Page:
women than in other women, p= .001, b= .25. By contrast,
dilation to the less arousing sex was weaker in homosexual women
than in other women, p= .01, b=2.19. Thus, among women,
homosexual women showed the strongest contrast in pupil dilation
to the more versus less arousing sex.
Figure 2B also shows that for bisexual women (Kinsey Scores of
2, 3, or 4) the contrast in pupil dilation to the more versus less
arousing sex was stronger than the contrast found in heterosexual
women, but less strong than the contrast found in homosexual
women. When compared to the heterosexual women only, their
pupil dilation contrast was significantly stronger, p= .003, b= .24;
when compared to the homosexual women only, their pupil
dilation contrast was significantly weaker p= .009, b=2.23,
respectively. Thus, in their pupil dilation to the more and less
arousing sex, bisexual women were in an intermediate position
between heterosexual and homosexual women.
Finally, Figure 2 shows that for exclusive heterosexual men and
women, pupil dilations to the more and less arousing sex were
different. Heterosexual men dilated strongly to the more arousing
sex and little to the less arousing sex, compared to neutral stimuli.
By contrast, heterosexual women dilated less to the more arousing
sex, compared to both neutral stimuli and men, and they dilated
more to the less arousing sex, compared to both neutral stimuli
and men. Hence, heterosexual women dilated more strongly to the
less arousing sex than did heterosexual men, p= .01, d= 1.00.
Consistency across Measures
Our fourth hypothesis regarded the correspondence of mea-
sures. Table 2 shows the correlations across pupil dilation, viewing
time of same-sex or other-sex stimuli, self-reported sexual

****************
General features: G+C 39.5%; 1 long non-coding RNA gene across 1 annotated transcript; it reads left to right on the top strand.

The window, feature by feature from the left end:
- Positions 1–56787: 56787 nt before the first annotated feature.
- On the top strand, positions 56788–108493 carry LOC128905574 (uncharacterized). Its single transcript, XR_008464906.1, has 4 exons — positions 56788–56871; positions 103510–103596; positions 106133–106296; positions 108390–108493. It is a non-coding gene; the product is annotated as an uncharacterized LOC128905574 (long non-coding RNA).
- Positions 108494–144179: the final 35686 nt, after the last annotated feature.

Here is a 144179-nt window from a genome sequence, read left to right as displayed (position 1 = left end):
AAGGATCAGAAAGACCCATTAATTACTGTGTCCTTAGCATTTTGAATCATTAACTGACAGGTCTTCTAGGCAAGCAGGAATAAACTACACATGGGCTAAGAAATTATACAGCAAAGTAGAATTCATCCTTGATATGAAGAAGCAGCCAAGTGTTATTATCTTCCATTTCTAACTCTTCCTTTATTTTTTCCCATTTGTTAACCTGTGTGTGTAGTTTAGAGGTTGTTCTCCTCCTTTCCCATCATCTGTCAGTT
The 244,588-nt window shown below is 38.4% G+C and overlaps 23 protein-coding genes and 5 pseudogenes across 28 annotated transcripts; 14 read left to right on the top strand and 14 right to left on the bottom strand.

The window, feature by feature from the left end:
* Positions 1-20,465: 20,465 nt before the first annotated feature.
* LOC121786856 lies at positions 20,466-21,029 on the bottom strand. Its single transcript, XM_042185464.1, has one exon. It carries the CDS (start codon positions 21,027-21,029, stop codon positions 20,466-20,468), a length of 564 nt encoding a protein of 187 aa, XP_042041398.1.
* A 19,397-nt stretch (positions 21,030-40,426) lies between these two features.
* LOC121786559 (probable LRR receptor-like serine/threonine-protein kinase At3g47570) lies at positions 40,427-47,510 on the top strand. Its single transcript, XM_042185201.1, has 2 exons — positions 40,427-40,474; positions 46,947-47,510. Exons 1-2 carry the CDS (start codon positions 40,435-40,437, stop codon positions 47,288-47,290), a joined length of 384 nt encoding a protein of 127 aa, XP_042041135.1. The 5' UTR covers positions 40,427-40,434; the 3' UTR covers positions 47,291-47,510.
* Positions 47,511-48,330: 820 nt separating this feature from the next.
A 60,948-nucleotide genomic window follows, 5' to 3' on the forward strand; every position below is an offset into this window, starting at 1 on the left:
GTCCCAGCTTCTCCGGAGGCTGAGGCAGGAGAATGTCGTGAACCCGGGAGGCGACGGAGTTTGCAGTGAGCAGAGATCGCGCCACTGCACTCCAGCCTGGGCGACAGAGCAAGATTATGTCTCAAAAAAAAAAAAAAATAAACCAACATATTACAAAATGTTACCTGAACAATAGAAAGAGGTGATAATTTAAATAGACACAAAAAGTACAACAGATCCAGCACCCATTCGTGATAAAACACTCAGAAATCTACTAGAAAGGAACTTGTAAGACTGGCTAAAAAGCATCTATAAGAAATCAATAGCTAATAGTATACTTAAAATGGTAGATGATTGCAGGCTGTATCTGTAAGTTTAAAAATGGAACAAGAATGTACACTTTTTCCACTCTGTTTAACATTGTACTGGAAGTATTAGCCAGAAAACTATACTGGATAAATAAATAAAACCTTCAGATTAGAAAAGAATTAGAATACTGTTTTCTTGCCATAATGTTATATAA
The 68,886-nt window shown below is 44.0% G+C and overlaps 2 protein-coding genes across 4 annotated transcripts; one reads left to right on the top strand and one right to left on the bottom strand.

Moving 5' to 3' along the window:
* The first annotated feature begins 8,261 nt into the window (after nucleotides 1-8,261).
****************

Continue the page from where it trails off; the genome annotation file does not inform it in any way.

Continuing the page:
attraction toward stimuli, and self-reported sexual orientation. In
general, these correlations were modest and significant, suggesting
that all measures, including pupil dilation, are indicators of sexual
attraction and orientation.
One of the strongest correlations was between self-reported
sexual orientation and time spent viewing same-sex or other-sex
stimuli (Table 2). The weakest correlations were found between
self-reported sexual attraction to same-sex stimuli and sexual
attraction to other-sex stimuli.
The average absolute correlation was.64 in men and.55 in
women. A repeated measures t-test, with calculated sex differences
in correlations within pairs of variables, suggested that the
magnitude of absolute correlations was significantly stronger in
men than women, t(20) = 7.83, p,.0001, d= 1.43.
Discussion
Results suggested that pupil dilation is a significant indicator of
sexual orientation. Within heterosexual men and women, findings
confirmed hypothesized sex differences in sexual response.
Furthermore, results indicated that bisexual men have bisexual
dilation patterns, and homosexual women have male-typical
dilation patterns.
Sex Differences
The overall relationships of sexual orientation with pupil
dilation and other measures were stronger in men than in women
(Table 2). Other research has reported corresponding sex
Figure 2. Pupil dilation to the more arousing sex and less arousing sex. Panel A shows men’s responses and Panel B shows women’s’
responses to the more arousing sex (i.e., more dilation-eliciting sex; upper lines) and the less arousing sex (lower lines). Y Axes reflect, within
participants, z-scores compared to a neutral stimulus. X Axes reflect self-reported sexual orientation: 0 represents an exclusive heterosexual